In Nevada, a deed upon death that allows real property to pass to a beneficiary upon the death of the original owner is relatively easy to execute and it becomes effective upon execution and recording.
The revocation of a deed upon death is not difficult either, but the statutory requirements have to be followed.
The grantor, so the original real property owner, can revoke the deed upon death at any time during his or her lifetime. The deed upon death can be revoked either by executing a revocation document or by executing another deed upon death. Both documents have to be signed, notarized, and recorded.
When the deed upon death is executed by two or more joint tenants, the revocation is effective either when all joint tenants sign the revocation or when it is executed by the last surviving joint tenant. If the real property is owned by tenants in common and they all executed the deed upon death together, the revocation is effective with respect to the share of real property owned by each tenant in common who executed the revocation document.
Importantly, a deed upon death cannot be revoked by execution of a last will and testament.
On the other hand, the transfer of title to the real property after the grantor’s death is much more complicated, especially since the latest legislative updates were implemented.
First, the beneficiary needs to record a Death of Grantor Affidavit and a certified copy of the death certificate in the county recorder’s office where the real property is located.
Next, a Notice to Creditors must be executed by the beneficiary and mailed to: (1) the personal representative of the grantor’s estate, if known, (2) all known creditors, and (3) the Department of Health and Human Services (Medicaid). Additionally, the Notice to Creditors must be published in a newspaper of general circulation.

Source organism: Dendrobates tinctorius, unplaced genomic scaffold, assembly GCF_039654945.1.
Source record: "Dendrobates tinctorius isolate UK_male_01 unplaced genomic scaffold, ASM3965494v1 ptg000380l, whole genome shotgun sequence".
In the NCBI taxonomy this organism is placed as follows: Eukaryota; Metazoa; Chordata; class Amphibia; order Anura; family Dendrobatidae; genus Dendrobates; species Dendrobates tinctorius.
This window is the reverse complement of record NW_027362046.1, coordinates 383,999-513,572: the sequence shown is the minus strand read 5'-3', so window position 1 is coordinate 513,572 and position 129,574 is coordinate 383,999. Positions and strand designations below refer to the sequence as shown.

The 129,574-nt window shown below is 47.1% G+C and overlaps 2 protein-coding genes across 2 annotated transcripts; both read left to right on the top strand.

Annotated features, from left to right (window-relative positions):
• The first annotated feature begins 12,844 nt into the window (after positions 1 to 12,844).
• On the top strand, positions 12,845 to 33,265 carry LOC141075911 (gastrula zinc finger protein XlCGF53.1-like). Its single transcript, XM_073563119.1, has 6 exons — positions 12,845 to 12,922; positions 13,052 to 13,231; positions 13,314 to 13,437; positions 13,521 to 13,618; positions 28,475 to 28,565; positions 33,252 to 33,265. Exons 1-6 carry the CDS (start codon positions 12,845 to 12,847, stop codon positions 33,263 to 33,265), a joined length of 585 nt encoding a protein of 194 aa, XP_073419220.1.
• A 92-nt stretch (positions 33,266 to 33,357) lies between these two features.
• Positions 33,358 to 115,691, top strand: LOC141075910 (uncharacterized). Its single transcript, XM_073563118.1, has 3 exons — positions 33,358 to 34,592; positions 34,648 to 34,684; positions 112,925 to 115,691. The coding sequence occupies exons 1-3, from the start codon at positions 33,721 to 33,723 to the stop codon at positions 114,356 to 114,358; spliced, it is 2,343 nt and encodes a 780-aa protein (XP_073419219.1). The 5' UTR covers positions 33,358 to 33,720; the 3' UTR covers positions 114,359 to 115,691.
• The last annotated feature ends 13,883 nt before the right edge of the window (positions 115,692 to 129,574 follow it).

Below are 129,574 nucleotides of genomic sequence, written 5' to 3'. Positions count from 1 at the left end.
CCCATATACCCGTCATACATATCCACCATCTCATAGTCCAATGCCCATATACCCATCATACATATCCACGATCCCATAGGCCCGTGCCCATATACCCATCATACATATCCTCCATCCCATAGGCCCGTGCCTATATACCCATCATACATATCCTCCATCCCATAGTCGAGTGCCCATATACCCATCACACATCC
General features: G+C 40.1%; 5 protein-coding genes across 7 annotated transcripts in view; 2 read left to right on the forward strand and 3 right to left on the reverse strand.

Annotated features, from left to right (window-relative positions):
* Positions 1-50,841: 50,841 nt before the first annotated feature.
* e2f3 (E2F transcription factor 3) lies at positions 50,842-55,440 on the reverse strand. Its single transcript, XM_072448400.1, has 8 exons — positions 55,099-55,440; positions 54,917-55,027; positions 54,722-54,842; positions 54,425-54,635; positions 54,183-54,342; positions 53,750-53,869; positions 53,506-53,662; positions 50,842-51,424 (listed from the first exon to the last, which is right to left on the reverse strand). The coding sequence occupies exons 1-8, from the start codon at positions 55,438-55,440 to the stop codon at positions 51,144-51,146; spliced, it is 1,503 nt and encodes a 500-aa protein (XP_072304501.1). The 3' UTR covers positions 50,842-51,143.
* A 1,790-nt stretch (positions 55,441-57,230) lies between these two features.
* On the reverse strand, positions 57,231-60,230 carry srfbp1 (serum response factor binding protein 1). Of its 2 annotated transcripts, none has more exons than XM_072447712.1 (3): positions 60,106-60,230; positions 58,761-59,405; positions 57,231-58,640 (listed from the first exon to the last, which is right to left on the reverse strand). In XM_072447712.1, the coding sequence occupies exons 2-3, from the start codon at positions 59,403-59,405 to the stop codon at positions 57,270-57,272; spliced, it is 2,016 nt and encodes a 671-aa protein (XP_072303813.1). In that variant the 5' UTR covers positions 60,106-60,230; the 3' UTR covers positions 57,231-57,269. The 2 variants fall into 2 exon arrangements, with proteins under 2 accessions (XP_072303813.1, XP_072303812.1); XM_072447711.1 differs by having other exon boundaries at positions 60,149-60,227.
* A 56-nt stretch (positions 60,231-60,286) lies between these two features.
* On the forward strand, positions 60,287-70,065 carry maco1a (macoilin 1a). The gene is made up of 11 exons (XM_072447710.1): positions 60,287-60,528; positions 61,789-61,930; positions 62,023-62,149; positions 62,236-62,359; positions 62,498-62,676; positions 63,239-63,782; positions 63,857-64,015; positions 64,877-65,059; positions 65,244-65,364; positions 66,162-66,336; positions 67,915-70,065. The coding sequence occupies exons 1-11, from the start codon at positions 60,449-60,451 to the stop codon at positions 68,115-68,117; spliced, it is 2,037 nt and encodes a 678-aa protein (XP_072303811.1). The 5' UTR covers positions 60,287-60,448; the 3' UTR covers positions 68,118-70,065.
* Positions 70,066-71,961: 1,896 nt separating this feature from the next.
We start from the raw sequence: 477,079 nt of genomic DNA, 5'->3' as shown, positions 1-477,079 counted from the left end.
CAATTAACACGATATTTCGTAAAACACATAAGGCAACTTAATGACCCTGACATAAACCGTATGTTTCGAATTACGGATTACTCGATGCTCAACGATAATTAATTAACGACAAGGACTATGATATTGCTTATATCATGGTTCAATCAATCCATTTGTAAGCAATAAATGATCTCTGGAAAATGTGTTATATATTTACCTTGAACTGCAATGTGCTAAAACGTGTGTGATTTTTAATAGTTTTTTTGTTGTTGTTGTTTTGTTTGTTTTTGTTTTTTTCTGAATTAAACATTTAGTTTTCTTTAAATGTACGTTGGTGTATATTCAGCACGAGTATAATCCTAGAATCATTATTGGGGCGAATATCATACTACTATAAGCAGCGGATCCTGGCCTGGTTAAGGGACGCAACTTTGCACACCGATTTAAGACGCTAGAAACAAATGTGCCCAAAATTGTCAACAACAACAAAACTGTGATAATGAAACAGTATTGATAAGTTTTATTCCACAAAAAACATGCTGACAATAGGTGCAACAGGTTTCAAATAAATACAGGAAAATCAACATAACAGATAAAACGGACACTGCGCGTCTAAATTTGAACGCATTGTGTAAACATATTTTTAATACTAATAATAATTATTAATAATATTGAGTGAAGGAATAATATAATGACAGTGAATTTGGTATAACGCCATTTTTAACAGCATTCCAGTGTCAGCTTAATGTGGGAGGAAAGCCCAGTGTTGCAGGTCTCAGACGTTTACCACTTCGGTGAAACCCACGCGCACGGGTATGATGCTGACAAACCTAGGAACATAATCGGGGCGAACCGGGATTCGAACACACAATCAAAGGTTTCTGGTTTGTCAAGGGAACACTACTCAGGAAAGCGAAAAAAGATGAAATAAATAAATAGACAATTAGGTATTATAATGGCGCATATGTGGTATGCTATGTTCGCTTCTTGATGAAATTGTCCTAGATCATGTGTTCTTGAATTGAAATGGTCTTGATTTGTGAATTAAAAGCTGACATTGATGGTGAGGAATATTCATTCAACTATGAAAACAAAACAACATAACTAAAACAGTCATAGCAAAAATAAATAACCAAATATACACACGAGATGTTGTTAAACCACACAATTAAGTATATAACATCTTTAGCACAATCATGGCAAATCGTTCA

Any person or institution having a claim against the grantor of the grantor’s estate must file a claim with the beneficiary within ninety days of the mailing or the first publication of the Notice to Creditors. Claims not filed within the prescribed period are barred forever. Any filed claims must be appropriately accepted or rejected by the beneficiary. If the claim is rejected, the claimant may file suit to pursue the claim.
Further, within forty-five days of the Notice to Creditors being mailed to Medicaid, Medicaid must either provide a waiver of claim confirming that no Medicaid assistance was received by the grantor or, if the grantor had received assistance, Medicaid can impose a lien on the real property. Failure to provide notice to Medicaid results in the real property remaining subject to the Medicaid’s right to recover even after the transfer to the beneficiary.
Once the time for creditors to file their claims has run out, all the creditors are satisfied, if needed, and when the Medicaid waiver is received, the real property can be distributed pursuant to the terms of the deed upon death without any personal liability attaching to the beneficiary for the debts of the grantor.
Notably, a beneficiary may disclaim his or her interest in the real property by recording the disclaimer in the county recorder’s office where the real property is located.
The transfer of real property to a beneficiary via deed upon death can be costly and lengthy. Typically, passing the real property to a beneficiary via trust instrument is more efficient.
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